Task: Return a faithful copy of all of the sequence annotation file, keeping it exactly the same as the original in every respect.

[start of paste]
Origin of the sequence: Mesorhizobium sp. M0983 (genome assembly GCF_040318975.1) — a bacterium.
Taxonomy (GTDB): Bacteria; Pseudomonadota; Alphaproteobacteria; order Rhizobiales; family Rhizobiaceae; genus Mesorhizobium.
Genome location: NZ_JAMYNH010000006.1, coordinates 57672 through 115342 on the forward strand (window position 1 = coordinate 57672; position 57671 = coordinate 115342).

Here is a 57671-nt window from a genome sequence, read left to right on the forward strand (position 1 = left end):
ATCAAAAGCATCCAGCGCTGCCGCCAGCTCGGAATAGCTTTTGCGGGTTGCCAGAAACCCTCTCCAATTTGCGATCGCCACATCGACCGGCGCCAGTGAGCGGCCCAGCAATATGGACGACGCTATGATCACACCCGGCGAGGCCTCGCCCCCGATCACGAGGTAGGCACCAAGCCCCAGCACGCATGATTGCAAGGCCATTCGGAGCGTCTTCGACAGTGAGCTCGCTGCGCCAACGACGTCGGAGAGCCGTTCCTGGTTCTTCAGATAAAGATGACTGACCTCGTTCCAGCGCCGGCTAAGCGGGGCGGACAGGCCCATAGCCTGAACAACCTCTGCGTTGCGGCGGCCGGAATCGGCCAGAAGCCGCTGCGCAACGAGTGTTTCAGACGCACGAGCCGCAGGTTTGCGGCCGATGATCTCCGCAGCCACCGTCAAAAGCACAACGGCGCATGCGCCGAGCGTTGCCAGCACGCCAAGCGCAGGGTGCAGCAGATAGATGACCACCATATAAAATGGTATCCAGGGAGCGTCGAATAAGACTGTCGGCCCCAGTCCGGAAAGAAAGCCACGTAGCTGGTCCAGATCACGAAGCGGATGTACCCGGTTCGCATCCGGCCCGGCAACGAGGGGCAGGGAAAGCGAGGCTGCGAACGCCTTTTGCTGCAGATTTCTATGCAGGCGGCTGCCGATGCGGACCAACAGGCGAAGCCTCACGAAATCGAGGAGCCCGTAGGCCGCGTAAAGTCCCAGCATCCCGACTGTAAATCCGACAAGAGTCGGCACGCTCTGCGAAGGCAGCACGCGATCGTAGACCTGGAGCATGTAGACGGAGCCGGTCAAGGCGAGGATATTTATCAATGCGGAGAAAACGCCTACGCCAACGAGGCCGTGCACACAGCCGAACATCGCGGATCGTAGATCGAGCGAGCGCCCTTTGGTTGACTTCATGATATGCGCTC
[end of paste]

Origin of the sequence: Mesorhizobium sp. M0983 (genome assembly GCF_040318975.1) — a bacterium.
Taxonomy (GTDB): Bacteria; Pseudomonadota; Alphaproteobacteria; order Rhizobiales; family Rhizobiaceae; genus Mesorhizobium.
Genome location: NZ_JAMYNH010000006.1, coordinates 57672 through 115342 on the forward strand (window position 1 = coordinate 57672; position 57671 = coordinate 115342).

Here is a 57671-nt window from a genome sequence, read left to right on the forward strand (position 1 = left end):
ATCAAAAGCATCCAGCGCTGCCGCCAGCTCGGAATAGCTTTTGCGGGTTGCCAGAAACCCTCTCCAATTTGCGATCGCCACATCGACCGGCGCCAGTGAGCGGCCCAGCAATATGGACGACGCTATGATCACACCCGGCGAGGCCTCGCCCCCGATCACGAGGTAGGCACCAAGCCCCAGCACGCATGATTGCAAGGCCATTCGGAGCGTCTTCGACAGTGAGCTCGCTGCGCCAACGACGTCGGAGAGCCGTTCCTGGTTCTTCAGATAAAGATGACTGACCTCGTTCCAGCGCCGGCTAAGCGGGGCGGACAGGCCCATAGCCTGAACAACCTCTGCGTTGCGGCGGCCGGAATCGGCCAGAAGCCGCTGCGCAACGAGTGTTTCAGACGCACGAGCCGCAGGTTTGCGGCCGATGATCTCCGCAGCCACCGTCAAAAGCACAACGGCGCATGCGCCGAGCGTTGCCAGCACGCCAAGCGCAGGGTGCAGCAGATAGATGACCACCATATAAAATGGTATCCAGGGAGCGTCGAATAAGACTGTCGGCCCCAGTCCGGAAAGAAAGCCACGTAGCTGGTCCAGATCACGAAGCGGATGTACCCGGTTCGCATCCGGCCCGGCAACGAGGGGCAGGGAAAGCGAGGCTGCGAACGCCTTTTGCTGCAGATTTCTATGCAGGCGGCTGCCGATGCGGACCAACAGGCGAAGCCTCACGAAATCGAGGAGCCCGTAGGCCGCGTAAAGTCCCAGCATCCCGACTGTAAATCCGACAAGAGTCGGCACGCTCTGCGAAGGCAGCACGCGATCGTAGACCTGGAGCATGTAGACGGAGCCGGTCAAGGCGAGGATATTTATCAATGCGGAGAAAACGCCTACGCCAACGAGGCCGTGCACACAGCCGAACATCGCGGATCGTAGATCGAGCGAGCGCCCTTTGGTTGACTTCATGATATGCGCTC